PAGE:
Expertise: we use the NHS because that’s where the experts are. Some of us currently support doctors, nurses and paramedics training for years to become certified experts. Something had motivated them into that choice to dedicate years to pursue this dream. A student who goes to The Pokémon Society might not have years of experience or expertise, but enthusiasm to find out more – mostly importantly – from other people. A safe space and a community for them to be with other people who are excited to talk about their Pokémon experiences, how to learn from one another or get the latest news. If any of you have a Magic the Gathering Society, some of the students might even have had training and certified as official Judges. Yes – this involves sitting in examinations.
I know that the NHS and The Pokémon Society is not the same. But what if we were to look at each club and society with more potential? What if we helped them embrace that geekiness about their subject/cause. Sure, it might mean more work for committee members but they’ve chosen and been elected to be the enablers and champion geeks for that group. My argument is that if we focus on this, this is what committee members get out of it:
Share and meet their values and aims: does this club/society have a clear set of values or aims? Is this clear for people? This manages expectations at recruitment and retention level, for example: “Hi – I’d like to join The Pokémon Society to trade cards and maybe play some casual games with?” “That sounds great – our focus is more around PokémonGo and our aim is to catch all of them, organising trips for the more rare ones. Does that sound like it’s something your into?”
Making these clear and having alternatives (“I can tell you about how we set up our Society and who to speak to get started if you’d like”) means that students are buying in being because they understand and share the vision. It might take a knock on quantity at sign-ups but will increase on the quality (which is the exact thing your students addressed Andrew).
Creates a space to be with other geeks: I use “geek” in terms of enthusiastic to the point of obsessive, rather than “someone into geeky stuff”. This is stuff that everyone already understands – support, more access to resources and influence and community building. The advantage of having set values, visions and aims, structured around a topic of interest can help remove some of those accessibility barriers and move towards inclusivity. Sure – the gaming industry is slowly trying to get better around diversity but that’s where the opportunity for us to help our student communities influence this into a wider network.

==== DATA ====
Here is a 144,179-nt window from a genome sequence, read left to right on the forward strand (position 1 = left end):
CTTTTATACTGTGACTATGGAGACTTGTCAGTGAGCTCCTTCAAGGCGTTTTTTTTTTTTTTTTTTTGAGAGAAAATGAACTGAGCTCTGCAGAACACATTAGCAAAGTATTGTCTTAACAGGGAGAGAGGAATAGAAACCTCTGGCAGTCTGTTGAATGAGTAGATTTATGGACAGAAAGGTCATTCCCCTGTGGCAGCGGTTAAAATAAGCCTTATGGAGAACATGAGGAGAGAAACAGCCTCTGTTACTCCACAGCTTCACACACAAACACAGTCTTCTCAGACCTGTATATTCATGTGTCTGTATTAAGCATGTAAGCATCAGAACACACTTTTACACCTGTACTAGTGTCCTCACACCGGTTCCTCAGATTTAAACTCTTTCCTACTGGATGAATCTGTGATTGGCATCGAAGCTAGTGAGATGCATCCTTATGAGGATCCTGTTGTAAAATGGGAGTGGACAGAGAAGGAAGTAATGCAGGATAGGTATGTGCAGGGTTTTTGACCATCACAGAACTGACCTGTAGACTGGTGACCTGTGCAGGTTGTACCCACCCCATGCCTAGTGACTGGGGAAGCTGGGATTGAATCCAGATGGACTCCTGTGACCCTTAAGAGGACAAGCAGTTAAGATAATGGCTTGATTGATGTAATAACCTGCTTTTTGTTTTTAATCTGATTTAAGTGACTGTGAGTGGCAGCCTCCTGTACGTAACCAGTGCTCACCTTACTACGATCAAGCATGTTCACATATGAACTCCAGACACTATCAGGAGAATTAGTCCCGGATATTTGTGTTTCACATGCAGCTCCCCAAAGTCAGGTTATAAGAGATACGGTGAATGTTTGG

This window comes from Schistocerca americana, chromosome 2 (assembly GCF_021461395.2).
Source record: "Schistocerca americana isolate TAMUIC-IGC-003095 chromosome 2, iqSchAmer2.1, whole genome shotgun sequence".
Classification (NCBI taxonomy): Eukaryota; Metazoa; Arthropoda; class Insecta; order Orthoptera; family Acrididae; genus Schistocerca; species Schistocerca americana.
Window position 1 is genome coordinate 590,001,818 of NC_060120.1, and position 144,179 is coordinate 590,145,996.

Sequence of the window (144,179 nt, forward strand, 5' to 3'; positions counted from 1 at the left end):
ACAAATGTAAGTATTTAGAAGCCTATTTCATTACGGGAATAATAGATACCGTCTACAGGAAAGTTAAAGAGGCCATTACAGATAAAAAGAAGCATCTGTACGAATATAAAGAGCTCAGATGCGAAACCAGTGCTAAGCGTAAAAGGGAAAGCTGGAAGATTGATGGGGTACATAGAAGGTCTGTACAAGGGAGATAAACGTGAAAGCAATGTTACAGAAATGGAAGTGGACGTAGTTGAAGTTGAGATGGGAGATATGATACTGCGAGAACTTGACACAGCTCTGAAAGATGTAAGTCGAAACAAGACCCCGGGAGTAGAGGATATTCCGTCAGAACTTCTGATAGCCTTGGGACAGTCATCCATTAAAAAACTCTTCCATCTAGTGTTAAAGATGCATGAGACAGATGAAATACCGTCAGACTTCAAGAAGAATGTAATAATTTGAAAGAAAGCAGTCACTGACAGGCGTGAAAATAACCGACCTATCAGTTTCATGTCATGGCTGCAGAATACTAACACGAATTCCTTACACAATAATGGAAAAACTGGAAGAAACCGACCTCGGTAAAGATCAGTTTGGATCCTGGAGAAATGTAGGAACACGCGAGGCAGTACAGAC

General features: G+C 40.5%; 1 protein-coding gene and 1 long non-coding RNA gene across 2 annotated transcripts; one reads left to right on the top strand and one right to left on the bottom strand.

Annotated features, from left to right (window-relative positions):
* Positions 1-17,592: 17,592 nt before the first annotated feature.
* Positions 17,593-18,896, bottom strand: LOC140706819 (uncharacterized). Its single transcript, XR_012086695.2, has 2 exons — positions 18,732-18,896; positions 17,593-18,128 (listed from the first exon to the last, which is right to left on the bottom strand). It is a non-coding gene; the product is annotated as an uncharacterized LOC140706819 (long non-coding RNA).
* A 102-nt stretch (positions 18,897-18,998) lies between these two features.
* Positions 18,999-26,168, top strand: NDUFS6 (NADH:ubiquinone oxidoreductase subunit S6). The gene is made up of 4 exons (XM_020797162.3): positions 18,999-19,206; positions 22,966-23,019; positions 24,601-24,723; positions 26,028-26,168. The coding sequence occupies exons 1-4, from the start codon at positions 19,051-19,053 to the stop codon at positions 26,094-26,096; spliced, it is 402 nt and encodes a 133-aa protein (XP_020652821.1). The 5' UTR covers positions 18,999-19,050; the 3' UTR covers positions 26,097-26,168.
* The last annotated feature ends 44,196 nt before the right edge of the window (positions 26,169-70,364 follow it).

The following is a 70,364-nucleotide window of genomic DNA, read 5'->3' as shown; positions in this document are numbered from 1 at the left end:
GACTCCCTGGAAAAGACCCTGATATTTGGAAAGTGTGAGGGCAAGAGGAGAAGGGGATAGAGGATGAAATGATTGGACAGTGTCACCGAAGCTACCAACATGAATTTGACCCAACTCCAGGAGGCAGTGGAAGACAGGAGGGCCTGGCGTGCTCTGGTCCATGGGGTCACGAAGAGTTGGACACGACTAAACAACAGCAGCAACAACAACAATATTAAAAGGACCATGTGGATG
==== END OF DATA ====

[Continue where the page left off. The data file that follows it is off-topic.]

A chance to be an expert: being with in a space where you’re with people who have the same interests as you is exciting. For some students, that’s why going to university to study one subject who have chosen to study that same subject is exciting. There’s people who you can talk to whose eyes won’t glaze over as you start to get more animated talking about the latest update. It also means that you can learn, develop, practise and discuss – building your expertise. We also offer opportunities to develop other skills that can help them achieve their aims and fulfil their roles – how to manage their finances, risk assessment and communications plan to go on that trip to New York to catch the elusive Articuno!
What it does for SUs
- It focused on being geeky: which in turn encourages and embraces inclusivity, passion, motivation and inquisition.
- It creates more role models: which in turn generates more student-led activities and engagement
- It creates quality experiences: which in turn creates more champions; more positive memories; and more stories (your marketing team will love you for it!)
- It encourages participation in other areas: which in turn links into our student leadership programme; into other opportunities for geeks to collaborate; into more engagement in research and insight activities; and it helps us reach out to students outside of our SU bubble.
It also gives us more clout and evidence to access other funding opportunities, managing those concerns around sustainability. For us, this means with UEA’s Widening Participation, Outreach, Student Support Services and Alumni teams have provided the SU with extra support and even provide other opportunities and experience for those relevant clubs/ societies, particularly in outreach and community.
It also enables us to motivate and excite our staff. Firstly, if they can engage in their passions, they’ll do more – happily. Secondly, who doesn’t find that kind of energy and focus captivating and infectious?